On the way back, our guide gives us each a bottle of water to drink. It’s hot and I’m dehydrated, so I drink the lot, and so does Lijia Zhang. This is a mistake. Looking carefully up and down the canoe, I can see no signs indicating the direction of the men’s room. The closest such facility whose location I know precisely is in my hotel room. Seldom has time passed so slowly. The sea conspires against us, throwing the boat back and forth, up and down, as it struggles to make land. Men from the hotel wade out and try to pull it onto the beach. Lijia Zhang and I both seem extremely anxious to get ashore. We jump out, yell ‘thank you’ and ‘good bye’ abruptly, and run for our respective rooms. My room key, which I had completely forgotten about, is still in the Velcro-sealed pocket of my swimming trunks. Thank God.
There’s an e-mail waiting for me from the Perth Writers Festival. They would like me to participate in Feb 2009. Hmm, let me think about this … well, okay …
At noon, we all meet in the lobby to check-out and be transported to Ubud for the Festival. Catriona has arranged for John Berendt, Lijia Zhang, Faith Adiele and me to be in the same car, as we four are in the same hotel. (Apparently, dozens of hotels have been arranged for this Festival.)
The drive to Ubud is about 90 minutes and we have plenty of time to talk. John Berendt has been reading my book and says some nice things about it. He gives me a great quote:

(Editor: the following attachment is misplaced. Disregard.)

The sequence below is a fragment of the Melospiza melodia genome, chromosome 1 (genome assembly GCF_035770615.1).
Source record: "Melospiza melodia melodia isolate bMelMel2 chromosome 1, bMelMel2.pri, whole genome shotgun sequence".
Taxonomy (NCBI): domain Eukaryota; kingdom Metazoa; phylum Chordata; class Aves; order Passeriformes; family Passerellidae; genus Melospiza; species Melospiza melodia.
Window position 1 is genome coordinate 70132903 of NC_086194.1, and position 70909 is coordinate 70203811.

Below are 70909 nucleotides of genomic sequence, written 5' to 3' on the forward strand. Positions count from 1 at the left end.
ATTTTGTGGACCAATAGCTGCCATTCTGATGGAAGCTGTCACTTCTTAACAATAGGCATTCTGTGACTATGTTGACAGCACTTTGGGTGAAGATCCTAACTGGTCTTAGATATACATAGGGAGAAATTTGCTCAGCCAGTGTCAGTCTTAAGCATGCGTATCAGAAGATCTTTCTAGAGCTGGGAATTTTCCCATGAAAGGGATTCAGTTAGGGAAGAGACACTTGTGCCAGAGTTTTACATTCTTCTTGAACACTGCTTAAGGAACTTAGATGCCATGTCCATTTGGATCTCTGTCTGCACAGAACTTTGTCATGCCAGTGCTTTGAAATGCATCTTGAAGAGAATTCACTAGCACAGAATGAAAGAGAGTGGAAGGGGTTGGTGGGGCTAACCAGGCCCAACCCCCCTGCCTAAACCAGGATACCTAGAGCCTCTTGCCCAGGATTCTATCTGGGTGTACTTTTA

‘This [Unimagined] could have been really successful in the US if it had been launched properly.’
The journey takes us through the beautiful Balinese countryside, past many temples and markets, and the extraordinary Balinese people who seem to be so much at peace – always smiling and looking content. I reflect how wonderful, peaceful and spiritual this place is. It helps me to dissolve my Ego-self, to release my material attachments and selfish wants and preoccupation with social status, and to feel truly content in my Oneness with my fellow Humanity, with Nature, and with God. Tri Hita Karana, as they say (‘God, Humanity, Nature’).
Check-in at the Four Seasons Resort at Sayan is like checking into Heaven/Paradise. They seat us in a row at what looks like a bar, and for each of us a dedicated member of staff welcomes his guest with a wet towel and cool drink, before taking him/her through the check-in paperwork.
I hear the voices around me.
‘Mr Berendt, I’ll show you to your villa.’
This is surreal.
‘Ms Zhang, I’ll show you to your villa.’
The anticipation is delightful.
‘Mr Ahmad, I’ll show you to your room.’